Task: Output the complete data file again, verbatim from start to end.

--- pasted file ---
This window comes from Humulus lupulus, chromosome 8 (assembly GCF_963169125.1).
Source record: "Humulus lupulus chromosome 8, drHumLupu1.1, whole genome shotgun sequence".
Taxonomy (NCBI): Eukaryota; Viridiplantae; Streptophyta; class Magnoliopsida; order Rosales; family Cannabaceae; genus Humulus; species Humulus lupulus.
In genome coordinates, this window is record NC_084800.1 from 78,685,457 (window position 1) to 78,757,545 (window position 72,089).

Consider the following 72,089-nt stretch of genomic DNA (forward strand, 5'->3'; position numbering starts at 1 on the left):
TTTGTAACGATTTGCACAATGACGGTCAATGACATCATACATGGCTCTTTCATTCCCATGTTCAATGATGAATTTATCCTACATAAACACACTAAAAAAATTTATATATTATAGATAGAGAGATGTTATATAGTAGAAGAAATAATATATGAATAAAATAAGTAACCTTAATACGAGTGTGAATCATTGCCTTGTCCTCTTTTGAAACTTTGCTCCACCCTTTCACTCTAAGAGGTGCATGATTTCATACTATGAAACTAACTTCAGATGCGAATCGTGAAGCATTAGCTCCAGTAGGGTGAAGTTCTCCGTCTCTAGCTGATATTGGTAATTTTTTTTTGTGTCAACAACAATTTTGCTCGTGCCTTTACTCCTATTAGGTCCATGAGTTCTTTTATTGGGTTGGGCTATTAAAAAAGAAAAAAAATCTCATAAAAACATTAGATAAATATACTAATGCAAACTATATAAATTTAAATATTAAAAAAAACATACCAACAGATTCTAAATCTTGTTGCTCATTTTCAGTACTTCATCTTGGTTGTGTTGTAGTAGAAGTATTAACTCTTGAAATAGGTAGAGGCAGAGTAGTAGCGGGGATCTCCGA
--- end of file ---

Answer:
This window comes from Humulus lupulus, chromosome 8 (assembly GCF_963169125.1).
Source record: "Humulus lupulus chromosome 8, drHumLupu1.1, whole genome shotgun sequence".
Taxonomy (NCBI): Eukaryota; Viridiplantae; Streptophyta; class Magnoliopsida; order Rosales; family Cannabaceae; genus Humulus; species Humulus lupulus.
In genome coordinates, this window is record NC_084800.1 from 78,685,457 (window position 1) to 78,757,545 (window position 72,089).

Consider the following 72,089-nt stretch of genomic DNA (forward strand, 5'->3'; position numbering starts at 1 on the left):
TTTGTAACGATTTGCACAATGACGGTCAATGACATCATACATGGCTCTTTCATTCCCATGTTCAATGATGAATTTATCCTACATAAACACACTAAAAAAATTTATATATTATAGATAGAGAGATGTTATATAGTAGAAGAAATAATATATGAATAAAATAAGTAACCTTAATACGAGTGTGAATCATTGCCTTGTCCTCTTTTGAAACTTTGCTCCACCCTTTCACTCTAAGAGGTGCATGATTTCATACTATGAAACTAACTTCAGATGCGAATCGTGAAGCATTAGCTCCAGTAGGGTGAAGTTCTCCGTCTCTAGCTGATATTGGTAATTTTTTTTTGTGTCAACAACAATTTTGCTCGTGCCTTTACTCCTATTAGGTCCATGAGTTCTTTTATTGGGTTGGGCTATTAAAAAAGAAAAAAAATCTCATAAAAACATTAGATAAATATACTAATGCAAACTATATAAATTTAAATATTAAAAAAAACATACCAACAGATTCTAAATCTTGTTGCTCATTTTCAGTACTTCATCTTGGTTGTGTTGTAGTAGAAGTATTAACTCTTGAAATAGGTAGAGGCAGAGTAGTAGCGGGGATCTCCGA